• Our favorite brands include Planet Oat, Oatley, and Califia Farms Oat Milk. Califia Farms Oat Milk is one of the best brands (in our opinion) of oat milk out there. It has a perfect consistency: smooth, creamy, and not-too-liquidy. It has a sudden taste of oats, which makes it perfect to eat with oatmeal and cereal. It also tastes heavenly in coffee.  

  • Coconut Milk

    • Coconut Milk has tons of calcium! There is the liquid form of coconut milk as well as the solidified version. It tastes sweet but not too sweet, making it perfect for ice teas, boba, and smoothies. Thai iced tea uses it! The solid version is great for baking!

    • Our favorite brands include So Delicious and Thai Kitchen. So Delicious sells the liquid version, and Thai Kitchen sells the solid version. Local grocery store brands also sell it!

  • Rice Milk

    • Rice milk needs water but has low emissions and minimal land usage. It has great fiber and is awesome for allergies! Rice milk is utilized in many deserts and is very versatile.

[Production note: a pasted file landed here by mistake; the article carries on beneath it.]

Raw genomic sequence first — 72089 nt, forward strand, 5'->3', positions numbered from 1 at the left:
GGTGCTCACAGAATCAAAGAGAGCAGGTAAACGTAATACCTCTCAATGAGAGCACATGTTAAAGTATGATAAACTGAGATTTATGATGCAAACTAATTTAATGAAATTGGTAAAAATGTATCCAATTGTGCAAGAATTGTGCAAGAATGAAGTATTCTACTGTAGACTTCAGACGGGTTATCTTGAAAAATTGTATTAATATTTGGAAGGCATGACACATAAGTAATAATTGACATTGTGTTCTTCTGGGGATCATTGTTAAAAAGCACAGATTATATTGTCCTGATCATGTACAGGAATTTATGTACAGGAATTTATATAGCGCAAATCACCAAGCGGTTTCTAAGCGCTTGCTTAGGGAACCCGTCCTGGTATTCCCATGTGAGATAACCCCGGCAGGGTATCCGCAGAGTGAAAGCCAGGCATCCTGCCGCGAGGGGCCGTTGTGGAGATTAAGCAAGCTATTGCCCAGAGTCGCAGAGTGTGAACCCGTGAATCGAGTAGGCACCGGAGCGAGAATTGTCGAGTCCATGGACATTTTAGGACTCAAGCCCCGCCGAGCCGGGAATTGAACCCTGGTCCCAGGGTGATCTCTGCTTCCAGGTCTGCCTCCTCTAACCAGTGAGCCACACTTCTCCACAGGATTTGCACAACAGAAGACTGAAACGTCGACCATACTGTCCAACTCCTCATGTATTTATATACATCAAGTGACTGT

• Our favorite brands include Rice Dream and Pacific. Local grocery stores also sell and manufacture it for their brand, such as Trader Joe's. 

  • Cashew Milk

    • Cashew milk has high protein content and calcium. Many times it is used for baking, specifically for making things creamier. It has a very low total environmental impact as well!

    • Our favorite brands include Silk, So Delicious, and Pacific. 

 

Yogurt

  • Our favorite brands include So Delicious, Silk, Yoplait, Siggi’s, The Forager Project, and many more. A lot of dairy brands do make non-dairy yogurt! So Delicious specializes in coconut milk yogurts which taste sooo good. Silk has both almond milk and soy milk yogurt, and they are one of the creamiest yogurts we have ever had! Siggi’s and The Forager Project make vegan greek yogurt with different plant-based milks! 

 

Butter

  • Our favorite Brands include Myokos and Earth Balance. Both of these brands are good for different purposes; Myokos is far better for cooking, while Earth Balance is good for spreading on toast and eating with jam. (Even when I wasn’t vegan, I preferred Earth Balance to butter!) The one thing to remember is that Earth Balance is heavily salted, and so it isn’t as healthy as Mykonos. The consistency of both these products are very different as well: Myokos is very creamy, while Earth Balance has the same consistency as butter. Both of them melt really well! We highly recommend these products, and we hope you give them a try.